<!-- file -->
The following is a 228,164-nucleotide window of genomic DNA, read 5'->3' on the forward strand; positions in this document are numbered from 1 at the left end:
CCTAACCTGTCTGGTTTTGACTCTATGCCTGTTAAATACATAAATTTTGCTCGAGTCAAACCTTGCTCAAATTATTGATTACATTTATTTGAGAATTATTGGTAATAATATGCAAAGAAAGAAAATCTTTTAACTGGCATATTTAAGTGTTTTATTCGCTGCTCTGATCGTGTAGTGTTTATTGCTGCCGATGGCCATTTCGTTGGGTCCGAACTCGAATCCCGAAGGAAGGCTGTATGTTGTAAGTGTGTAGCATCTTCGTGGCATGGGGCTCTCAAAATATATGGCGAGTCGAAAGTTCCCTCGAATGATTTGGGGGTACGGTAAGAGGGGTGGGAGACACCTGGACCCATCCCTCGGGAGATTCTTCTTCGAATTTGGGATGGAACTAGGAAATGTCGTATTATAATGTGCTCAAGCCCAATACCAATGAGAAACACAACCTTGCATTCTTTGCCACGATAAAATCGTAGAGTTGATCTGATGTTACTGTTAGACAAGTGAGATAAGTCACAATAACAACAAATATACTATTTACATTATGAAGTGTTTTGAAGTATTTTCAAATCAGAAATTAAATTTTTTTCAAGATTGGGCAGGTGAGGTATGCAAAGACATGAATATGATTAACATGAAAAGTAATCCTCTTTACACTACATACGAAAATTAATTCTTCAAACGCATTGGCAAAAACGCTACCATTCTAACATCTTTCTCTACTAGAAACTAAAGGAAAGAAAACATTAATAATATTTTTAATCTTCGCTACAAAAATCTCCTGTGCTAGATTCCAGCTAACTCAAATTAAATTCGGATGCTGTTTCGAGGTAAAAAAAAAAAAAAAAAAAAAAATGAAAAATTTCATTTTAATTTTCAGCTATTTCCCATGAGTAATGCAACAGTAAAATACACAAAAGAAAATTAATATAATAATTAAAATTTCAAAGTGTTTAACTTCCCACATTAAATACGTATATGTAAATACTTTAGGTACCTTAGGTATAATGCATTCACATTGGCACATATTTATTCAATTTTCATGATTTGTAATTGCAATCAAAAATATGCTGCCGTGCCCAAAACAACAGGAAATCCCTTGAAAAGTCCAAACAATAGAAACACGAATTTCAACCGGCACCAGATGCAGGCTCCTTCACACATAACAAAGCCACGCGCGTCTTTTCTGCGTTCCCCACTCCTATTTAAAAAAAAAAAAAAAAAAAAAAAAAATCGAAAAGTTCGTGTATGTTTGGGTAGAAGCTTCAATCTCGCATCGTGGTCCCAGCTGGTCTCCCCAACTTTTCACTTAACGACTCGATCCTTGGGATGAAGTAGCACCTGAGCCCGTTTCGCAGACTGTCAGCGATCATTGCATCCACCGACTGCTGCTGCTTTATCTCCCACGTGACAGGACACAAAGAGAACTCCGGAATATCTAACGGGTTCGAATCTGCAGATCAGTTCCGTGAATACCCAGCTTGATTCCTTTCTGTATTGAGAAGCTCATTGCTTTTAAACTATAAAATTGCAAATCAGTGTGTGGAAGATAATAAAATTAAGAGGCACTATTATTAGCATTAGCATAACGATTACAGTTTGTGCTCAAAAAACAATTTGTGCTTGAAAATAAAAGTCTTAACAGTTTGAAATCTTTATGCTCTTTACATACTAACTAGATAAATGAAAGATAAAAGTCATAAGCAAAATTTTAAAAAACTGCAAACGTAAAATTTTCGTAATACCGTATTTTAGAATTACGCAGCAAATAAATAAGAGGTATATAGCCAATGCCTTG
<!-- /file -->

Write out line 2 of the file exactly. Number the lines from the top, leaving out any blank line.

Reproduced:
CCTAACCTGTCTGGTTTTGACTCTATGCCTGTTAAATACATAAATTTTGCTCGAGTCAAACCTTGCTCAAATTATTGATTACATTTATTTGAGAATTATTGGTAATAATATGCAAAGAAAGAAAATCTTTTAACTGGCATATTTAAGTGTTTTATTCGCTGCTCTGATCGTGTAGTGTTTATTGCTGCCGATGGCCATTTCGTTGGGTCCGAACTCGAATCCCGAAGGAAGGCTGTATGTTGTAAGTGTGTAGCATCTTCGTGGCATGGGGCTCTCAAAATATATGGCGAGTCGAAAGTTCCCTCGAATGATTTGGGGGTACGGTAAGAGGGGTGGGAGACACCTGGACCCATCCCTCGGGAGATTCTTCTTCGAATTTGGGATGGAACTAGGAAATGTCGTATTATAATGTGCTCAAGCCCAATACCAATGAGAAACACAACCTTGCATTCTTTGCCACGATAAAATCGTAGAGTTGATCTGATGTTACTGTTAGACAAGTGAGATAAGTCACAATAACAACAAATATACTATTTACATTATGAAGTGTTTTGAAGTATTTTCAAATCAGAAATTAAATTTTTTTCAAGATTGGGCAGGTGAGGTATGCAAAGACATGAATATGATTAACATGAAAAGTAATCCTCTTTACACTACATACGAAAATTAATTCTTCAAACGCATTGGCAAAAACGCTACCATTCTAACATCTTTCTCTACTAGAAACTAAAGGAAAGAAAACATTAATAATATTTTTAATCTTCGCTACAAAAATCTCCTGTGCTAGATTCCAGCTAACTCAAATTAAATTCGGATGCTGTTTCGAGGTAAAAAAAAAAAAAAAAAAAAAAATGAAAAATTTCATTTTAATTTTCAGCTATTTCCCATGAGTAATGCAACAGTAAAATACACAAAAGAAAATTAATATAATAATTAAAATTTCAAAGTGTTTAACTTCCCACATTAAATACGTATATGTAAATACTTTAGGTACCTTAGGTATAATGCATTCACATTGGCACATATTTATTCAATTTTCATGATTTGTAATTGCAATCAAAAATATGCTGCCGTGCCCAAAACAACAGGAAATCCCTTGAAAAGTCCAAACAATAGAAACACGAATTTCAACCGGCACCAGATGCAGGCTCCTTCACACATAACAAAGCCACGCGCGTCTTTTCTGCGTTCCCCACTCCTATTTAAAAAAAAAAAAAAAAAAAAAAAAAATCGAAAAGTTCGTGTATGTTTGGGTAGAAGCTTCAATCTCGCATCGTGGTCCCAGCTGGTCTCCCCAACTTTTCACTTAACGACTCGATCCTTGGGATGAAGTAGCACCTGAGCCCGTTTCGCAGACTGTCAGCGATCATTGCATCCACCGACTGCTGCTGCTTTATCTCCCACGTGACAGGACACAAAGAGAACTCCGGAATATCTAACGGGTTCGAATCTGCAGATCAGTTCCGTGAATACCCAGCTTGATTCCTTTCTGTATTGAGAAGCTCATTGCTTTTAAACTATAAAATTGCAAATCAGTGTGTGGAAGATAATAAAATTAAGAGGCACTATTATTAGCATTAGCATAACGATTACAGTTTGTGCTCAAAAAACAATTTGTGCTTGAAAATAAAAGTCTTAACAGTTTGAAATCTTTATGCTCTTTACATACTAACTAGATAAATGAAAGATAAAAGTCATAAGCAAAATTTTAAAAAACTGCAAACGTAAAATTTTCGTAATACCGTATTTTAGAATTACGCAGCAAATAAATAAGAGGTATATAGCCAATGCCTTG